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Bored U.S. Soldiers Hunt Snakes in Afghanistan

As night falls on this small hilltop base in the heart of Taliban country in southern Afghanistan, U.S. Army soldiers break out their knives and flashlights and go hunting for some of the country's deadliest inhabitants: snakes and scorpions.

Tracking down the "creepy crawlies" that lurk in the nooks and crannies of the countryside is a favorite pastime, providing education, some entertainment - arachnid fight night! - or even a quick meal.

The expeditions help break the monotony of 10-day rotations the soldiers do once or twice a month at this rugged outpost in Kandahar province. Other than patrolling for a few hours a day, there is little for troops to do except watch movies or lift weights at a makeshift gym.

"Deployments are always 99 percent extreme boredom and one percent sheer terror," said Spc. Chris Stoughton, a 28-year-old machine gunner with the platoon currently based at Strong Point Ghundy Ghar in Zhari district.

Staff Sgt. Aaron Christensen, a self-described reptile nut who grew up exploring the woods and coastlines of Oregon, leads the charge at night. Unlike most soldiers on their first deployment, he was just as fired up about the wildlife in the Afghan countryside as he was about potentially battling Taliban insurgents.

"I knew we had our job to do, but I was thinking in the back of my mind that I hope to see some of the cool things I have only seen in pictures or at exotic reptile shows," said Christensen, who has owned cobras, rattlesnakes, lizards and a small alligator as pets. He even has two of his pet snakes tattooed on his left biceps.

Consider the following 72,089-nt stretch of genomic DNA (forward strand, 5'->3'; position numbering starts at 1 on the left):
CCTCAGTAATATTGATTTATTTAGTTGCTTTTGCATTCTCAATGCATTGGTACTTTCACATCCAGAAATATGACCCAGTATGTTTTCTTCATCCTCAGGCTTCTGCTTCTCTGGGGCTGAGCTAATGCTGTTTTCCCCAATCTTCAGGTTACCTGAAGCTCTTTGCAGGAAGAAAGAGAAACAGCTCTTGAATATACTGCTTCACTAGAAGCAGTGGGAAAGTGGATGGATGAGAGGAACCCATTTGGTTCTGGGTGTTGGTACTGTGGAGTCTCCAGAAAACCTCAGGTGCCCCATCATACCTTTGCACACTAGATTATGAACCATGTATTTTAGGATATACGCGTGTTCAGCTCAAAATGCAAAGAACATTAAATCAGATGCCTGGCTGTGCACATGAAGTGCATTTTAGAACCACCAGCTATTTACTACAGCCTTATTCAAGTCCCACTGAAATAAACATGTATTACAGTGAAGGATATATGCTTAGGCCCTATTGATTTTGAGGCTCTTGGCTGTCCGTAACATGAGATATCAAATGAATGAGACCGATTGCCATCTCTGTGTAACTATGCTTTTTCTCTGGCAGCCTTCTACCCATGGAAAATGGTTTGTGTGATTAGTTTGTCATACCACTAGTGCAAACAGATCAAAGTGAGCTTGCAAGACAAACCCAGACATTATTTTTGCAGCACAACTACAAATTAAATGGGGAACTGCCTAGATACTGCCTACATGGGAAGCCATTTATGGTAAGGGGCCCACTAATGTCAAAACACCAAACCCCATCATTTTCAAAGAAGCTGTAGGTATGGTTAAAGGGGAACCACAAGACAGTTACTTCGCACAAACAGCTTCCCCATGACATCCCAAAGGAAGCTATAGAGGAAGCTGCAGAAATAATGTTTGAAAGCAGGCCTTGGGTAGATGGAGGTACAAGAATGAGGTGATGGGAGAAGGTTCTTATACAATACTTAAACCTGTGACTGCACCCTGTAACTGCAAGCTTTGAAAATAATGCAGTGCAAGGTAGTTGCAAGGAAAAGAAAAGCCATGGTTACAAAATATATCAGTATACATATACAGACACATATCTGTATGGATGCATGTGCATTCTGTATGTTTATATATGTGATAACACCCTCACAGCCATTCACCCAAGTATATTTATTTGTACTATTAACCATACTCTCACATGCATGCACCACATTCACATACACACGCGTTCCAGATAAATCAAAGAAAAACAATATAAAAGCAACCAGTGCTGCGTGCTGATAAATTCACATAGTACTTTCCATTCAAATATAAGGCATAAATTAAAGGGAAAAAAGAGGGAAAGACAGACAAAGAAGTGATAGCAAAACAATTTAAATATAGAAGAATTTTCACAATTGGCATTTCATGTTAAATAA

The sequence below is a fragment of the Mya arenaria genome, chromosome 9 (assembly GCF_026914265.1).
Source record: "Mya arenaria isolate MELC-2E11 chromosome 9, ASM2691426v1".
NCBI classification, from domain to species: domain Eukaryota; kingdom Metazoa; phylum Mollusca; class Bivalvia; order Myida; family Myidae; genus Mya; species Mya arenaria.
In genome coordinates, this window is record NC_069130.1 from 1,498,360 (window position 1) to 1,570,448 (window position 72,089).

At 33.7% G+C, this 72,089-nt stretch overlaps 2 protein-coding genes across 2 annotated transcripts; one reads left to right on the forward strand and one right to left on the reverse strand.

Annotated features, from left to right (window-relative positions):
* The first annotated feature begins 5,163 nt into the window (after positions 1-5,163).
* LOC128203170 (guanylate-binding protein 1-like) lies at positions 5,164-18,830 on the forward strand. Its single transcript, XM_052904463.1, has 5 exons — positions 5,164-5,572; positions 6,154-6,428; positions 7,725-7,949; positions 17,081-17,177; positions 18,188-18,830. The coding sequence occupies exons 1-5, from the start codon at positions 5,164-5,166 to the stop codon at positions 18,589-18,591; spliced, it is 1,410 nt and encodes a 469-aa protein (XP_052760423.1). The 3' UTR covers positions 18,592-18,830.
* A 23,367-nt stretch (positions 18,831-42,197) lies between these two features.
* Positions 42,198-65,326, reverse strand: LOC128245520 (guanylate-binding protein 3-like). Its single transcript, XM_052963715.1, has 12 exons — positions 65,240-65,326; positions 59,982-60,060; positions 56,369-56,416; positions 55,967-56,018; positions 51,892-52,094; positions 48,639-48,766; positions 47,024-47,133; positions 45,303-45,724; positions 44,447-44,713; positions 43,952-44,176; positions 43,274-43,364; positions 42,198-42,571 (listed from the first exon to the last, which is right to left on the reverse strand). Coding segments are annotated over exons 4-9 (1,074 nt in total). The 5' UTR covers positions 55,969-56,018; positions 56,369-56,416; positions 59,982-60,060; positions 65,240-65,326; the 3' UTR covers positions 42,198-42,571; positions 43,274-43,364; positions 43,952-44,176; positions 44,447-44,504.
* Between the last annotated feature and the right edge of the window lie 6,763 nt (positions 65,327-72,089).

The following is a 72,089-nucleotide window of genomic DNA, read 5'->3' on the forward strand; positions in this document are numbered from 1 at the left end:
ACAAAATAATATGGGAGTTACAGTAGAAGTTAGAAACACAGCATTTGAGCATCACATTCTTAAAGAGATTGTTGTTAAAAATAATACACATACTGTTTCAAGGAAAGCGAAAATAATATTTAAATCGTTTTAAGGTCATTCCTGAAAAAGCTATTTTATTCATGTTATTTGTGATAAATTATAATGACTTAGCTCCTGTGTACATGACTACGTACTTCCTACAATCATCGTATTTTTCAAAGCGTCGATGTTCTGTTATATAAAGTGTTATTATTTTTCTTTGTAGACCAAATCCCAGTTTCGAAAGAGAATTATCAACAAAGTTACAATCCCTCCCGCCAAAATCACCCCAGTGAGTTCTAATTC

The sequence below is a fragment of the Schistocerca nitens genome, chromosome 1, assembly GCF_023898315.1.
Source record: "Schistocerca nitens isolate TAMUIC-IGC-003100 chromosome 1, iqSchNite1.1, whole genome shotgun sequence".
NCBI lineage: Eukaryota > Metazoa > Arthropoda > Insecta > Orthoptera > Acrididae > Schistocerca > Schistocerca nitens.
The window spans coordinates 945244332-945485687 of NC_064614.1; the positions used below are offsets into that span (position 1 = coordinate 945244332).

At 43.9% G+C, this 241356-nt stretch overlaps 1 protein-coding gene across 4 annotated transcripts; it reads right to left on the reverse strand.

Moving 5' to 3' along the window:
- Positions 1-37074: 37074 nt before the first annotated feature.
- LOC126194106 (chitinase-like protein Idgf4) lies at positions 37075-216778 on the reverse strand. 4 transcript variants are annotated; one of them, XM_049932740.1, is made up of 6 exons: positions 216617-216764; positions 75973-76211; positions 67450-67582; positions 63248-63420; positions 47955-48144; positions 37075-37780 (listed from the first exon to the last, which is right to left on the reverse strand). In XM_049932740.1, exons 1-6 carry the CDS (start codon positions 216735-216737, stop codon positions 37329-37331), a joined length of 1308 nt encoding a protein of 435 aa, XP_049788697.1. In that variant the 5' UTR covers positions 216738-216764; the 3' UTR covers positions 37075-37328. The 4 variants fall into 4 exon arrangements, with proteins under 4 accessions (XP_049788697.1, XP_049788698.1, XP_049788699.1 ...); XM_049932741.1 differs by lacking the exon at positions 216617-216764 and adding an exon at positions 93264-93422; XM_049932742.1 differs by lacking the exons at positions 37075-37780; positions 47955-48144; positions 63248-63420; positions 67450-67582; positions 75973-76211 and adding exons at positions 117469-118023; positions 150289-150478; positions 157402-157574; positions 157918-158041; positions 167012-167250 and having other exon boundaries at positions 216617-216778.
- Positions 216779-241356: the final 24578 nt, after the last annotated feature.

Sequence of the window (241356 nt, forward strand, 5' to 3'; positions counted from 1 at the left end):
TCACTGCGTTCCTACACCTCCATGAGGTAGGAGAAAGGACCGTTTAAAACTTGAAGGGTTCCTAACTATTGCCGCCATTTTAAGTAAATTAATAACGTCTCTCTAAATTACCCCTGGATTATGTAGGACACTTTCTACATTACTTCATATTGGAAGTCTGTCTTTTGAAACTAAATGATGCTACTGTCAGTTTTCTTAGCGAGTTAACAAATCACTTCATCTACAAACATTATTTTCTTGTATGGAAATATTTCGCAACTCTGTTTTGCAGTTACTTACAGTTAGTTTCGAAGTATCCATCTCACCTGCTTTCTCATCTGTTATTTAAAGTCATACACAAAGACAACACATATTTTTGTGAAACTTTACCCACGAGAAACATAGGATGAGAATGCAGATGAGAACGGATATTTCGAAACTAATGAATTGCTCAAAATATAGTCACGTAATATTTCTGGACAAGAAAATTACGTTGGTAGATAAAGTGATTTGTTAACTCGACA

The 30-year-old native of Portland, Oregon, has not been disappointed with what he and his fellow soldiers have found around the 200-foot rock and mud hill where their base is located. It is teeming with a wealth of snakes, scorpions, spiders and other wildlife.

"I found a black widow spider, and the body alone was the size of my fingernail," said Sgt. James Wilkes, the platoon's 23-year-old radio operator. "It was ridiculous."

Special Report: Afghanistan

Christensen's most exciting discoveries have been the world's most dangerous scorpion, the death stalker, and one of Asia's deadliest snakes, the saw scaled viper.

"I was like a kid in a candy store last night," said Christensen, recalling his efforts to extract the saw scaled viper from its mud den as the platoon's mortar squad fired illumination rounds in the background.

"Has he found the snake yet?" one of the mortar operators, Cpl. Steve Gurak, asked as soon as he was done firing.

The soldiers are all part of 1st Platoon, Charlie Company, 2nd Battalion, 1st Infantry Regiment. They are based at a slightly larger outpost in neighboring Maiwand district when not doing rotations at Ghundy Ghar.

While the platoon has mostly avoided getting into firefights with Taliban militants who operate out of mud compounds around Ghundy Ghar, they have staged pitched battles of their own between captured scorpions and camel spiders, which can grow to nearly 3 inches long.

"The camel spider ran in circles around the scorpion freaking out and then the scorpion grabbed him, stung him and started eating him," said Pfc. Drew Cross, the platoon's 24-year-old medic.

"It was pretty cool and keeps our battle skills sharp," he joked.

Perhaps with the scorpion in mind, one of the soldiers in the platoon, Spc. Jason Purdy, took up a dare from his buddy to eat a large camel spider after slicing off its jaws with a knife.

How did it taste?

"No comment," said Purdy.

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